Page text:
By SUSAN CAIN
Published: January 13, 2012
SOLITUDE is out of fashion. Our companies, our schools and our culture are in thrall to an idea I call the New Groupthink, which holds that creativity and achievement come from an oddly gregarious place. Most of us now work in teams, in offices without walls, for managers who prize people skills above all. Lone geniuses are out. Collaboration is in
A few years ago at Nokia Research I took part in research to understand from where we researchers/scientists/engineers found inspiration and the environments in which we did the best work. Partly it was research to justify the move to a "collaborative working environment" or removal of the offices and stuck us all in an open area depending upon your point of view.
After many interviews and an outbreak of common sense the allocation of offices remained and productivity continued.
At least in the areas I have worked, individualism and office privacy are critical to the thinking process. There are times when you must "socialise" and present ideas but this is done in a number of forums: the small (2-3 persons) group, the larger (3+) group - the latter useful for semi-formal presentations and then the formal lecture (7+) persons where interaction is more strictly controlled. After, certainly the small group sessions, retreat to a quiet, private and personal space is critical for the whole thinking, development and inspiration process; from the above article talking about the emphasis (at least in the press) on the collaborative working environment at Apple:
The story of Apple’s origin speaks to the power of collaboration. Mr. Wozniak wouldn’t have been catalyzed by the Altair but for the kindred spirits of Homebrew. And he’d never have started Apple without Mr. Jobs.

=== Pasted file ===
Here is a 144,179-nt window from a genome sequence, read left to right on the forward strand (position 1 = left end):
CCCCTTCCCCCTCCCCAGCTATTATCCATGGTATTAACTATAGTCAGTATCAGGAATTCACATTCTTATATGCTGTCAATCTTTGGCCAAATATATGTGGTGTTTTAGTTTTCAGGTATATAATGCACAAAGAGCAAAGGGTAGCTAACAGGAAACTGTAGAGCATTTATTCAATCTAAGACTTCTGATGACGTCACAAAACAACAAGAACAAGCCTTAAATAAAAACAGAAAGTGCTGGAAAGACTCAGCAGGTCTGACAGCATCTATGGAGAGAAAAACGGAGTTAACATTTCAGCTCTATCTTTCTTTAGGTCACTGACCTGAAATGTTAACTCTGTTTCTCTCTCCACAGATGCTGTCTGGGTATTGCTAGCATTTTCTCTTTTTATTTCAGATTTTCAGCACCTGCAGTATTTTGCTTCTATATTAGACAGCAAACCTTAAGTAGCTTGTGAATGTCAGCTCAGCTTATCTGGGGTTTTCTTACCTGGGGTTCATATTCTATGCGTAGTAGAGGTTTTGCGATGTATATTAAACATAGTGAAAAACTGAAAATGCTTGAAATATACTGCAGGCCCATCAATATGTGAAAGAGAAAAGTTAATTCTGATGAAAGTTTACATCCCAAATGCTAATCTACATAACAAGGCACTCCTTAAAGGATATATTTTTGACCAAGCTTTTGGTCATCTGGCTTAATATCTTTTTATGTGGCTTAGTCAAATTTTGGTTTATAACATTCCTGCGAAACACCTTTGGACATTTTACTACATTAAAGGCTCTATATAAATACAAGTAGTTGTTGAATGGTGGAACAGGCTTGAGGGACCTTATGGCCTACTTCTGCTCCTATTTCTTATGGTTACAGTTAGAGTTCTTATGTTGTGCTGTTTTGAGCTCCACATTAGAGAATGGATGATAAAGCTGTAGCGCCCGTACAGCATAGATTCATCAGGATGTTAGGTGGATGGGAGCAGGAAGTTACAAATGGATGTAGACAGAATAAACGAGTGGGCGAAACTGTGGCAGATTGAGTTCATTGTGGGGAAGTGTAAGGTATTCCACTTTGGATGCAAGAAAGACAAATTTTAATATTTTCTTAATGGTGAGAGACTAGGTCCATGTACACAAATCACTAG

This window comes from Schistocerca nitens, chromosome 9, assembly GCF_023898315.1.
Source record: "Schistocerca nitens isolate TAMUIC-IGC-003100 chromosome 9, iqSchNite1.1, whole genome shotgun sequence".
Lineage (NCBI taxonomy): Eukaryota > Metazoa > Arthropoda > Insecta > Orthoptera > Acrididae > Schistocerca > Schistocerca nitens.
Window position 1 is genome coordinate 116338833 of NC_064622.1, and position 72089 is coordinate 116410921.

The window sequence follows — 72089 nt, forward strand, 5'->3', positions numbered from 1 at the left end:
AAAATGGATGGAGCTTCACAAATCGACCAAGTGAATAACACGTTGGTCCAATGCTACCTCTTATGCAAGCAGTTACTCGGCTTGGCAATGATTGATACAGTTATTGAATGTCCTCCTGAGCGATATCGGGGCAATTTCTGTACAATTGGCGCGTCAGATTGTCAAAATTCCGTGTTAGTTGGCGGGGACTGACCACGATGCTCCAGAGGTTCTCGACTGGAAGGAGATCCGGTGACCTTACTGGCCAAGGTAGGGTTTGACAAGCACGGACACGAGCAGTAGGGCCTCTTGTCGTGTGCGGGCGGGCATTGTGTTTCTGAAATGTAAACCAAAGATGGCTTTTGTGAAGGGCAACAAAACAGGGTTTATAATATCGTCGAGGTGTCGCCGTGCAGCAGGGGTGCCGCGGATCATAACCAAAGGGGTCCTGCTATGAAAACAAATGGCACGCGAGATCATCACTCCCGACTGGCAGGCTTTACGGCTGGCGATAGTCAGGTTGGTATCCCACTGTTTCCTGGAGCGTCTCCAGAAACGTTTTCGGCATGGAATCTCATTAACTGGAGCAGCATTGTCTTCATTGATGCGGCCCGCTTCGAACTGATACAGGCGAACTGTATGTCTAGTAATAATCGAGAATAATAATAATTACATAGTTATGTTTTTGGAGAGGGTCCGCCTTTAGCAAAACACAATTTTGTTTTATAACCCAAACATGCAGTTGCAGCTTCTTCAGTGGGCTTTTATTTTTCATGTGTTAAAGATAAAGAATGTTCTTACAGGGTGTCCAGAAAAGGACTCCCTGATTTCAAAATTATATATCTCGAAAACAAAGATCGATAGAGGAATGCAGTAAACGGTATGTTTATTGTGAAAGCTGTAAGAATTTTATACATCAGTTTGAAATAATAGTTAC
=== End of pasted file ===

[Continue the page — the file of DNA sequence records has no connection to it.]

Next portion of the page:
But it’s also a story of solo spirit. If you look at how Mr. Wozniak got the work done — the sheer hard work of creating something from nothing — he did it alone. Late at night, all by himself.
NB: emphasis mine in the above
I remember one of the outcomes of the working environments research was that the ideas came in those solitary moments - occasionally 3 o'clock on a rainy, cold Sunday morning. To me the brain requires more of these solitary times without interruption in order to process the accumulated information and churn that into "knowledge".
The article also raised, amongst others, two other points:
Brainstorming is usually a bad idea, and this I fully agree for all the reasons stated in the article.
The second point is the emphasis - as seen in many job descriptions - for an "outgoing, charismatic, team-player"...admit that you like reading books, walking alone or being individualistic and you can forget the job. The sorts of people attracted by these (and I've been requested on more than one occasion to add that as part of a job description) do not work well, nor have good productivity and research skills in the environments and for the works I (as a computer scientist/mathematician) participate in.
Fortunately the team I work with now is a collection of highly skilled individuals who understand how to work together and how each of us needs that freedom, privacy and isolation to do out best work.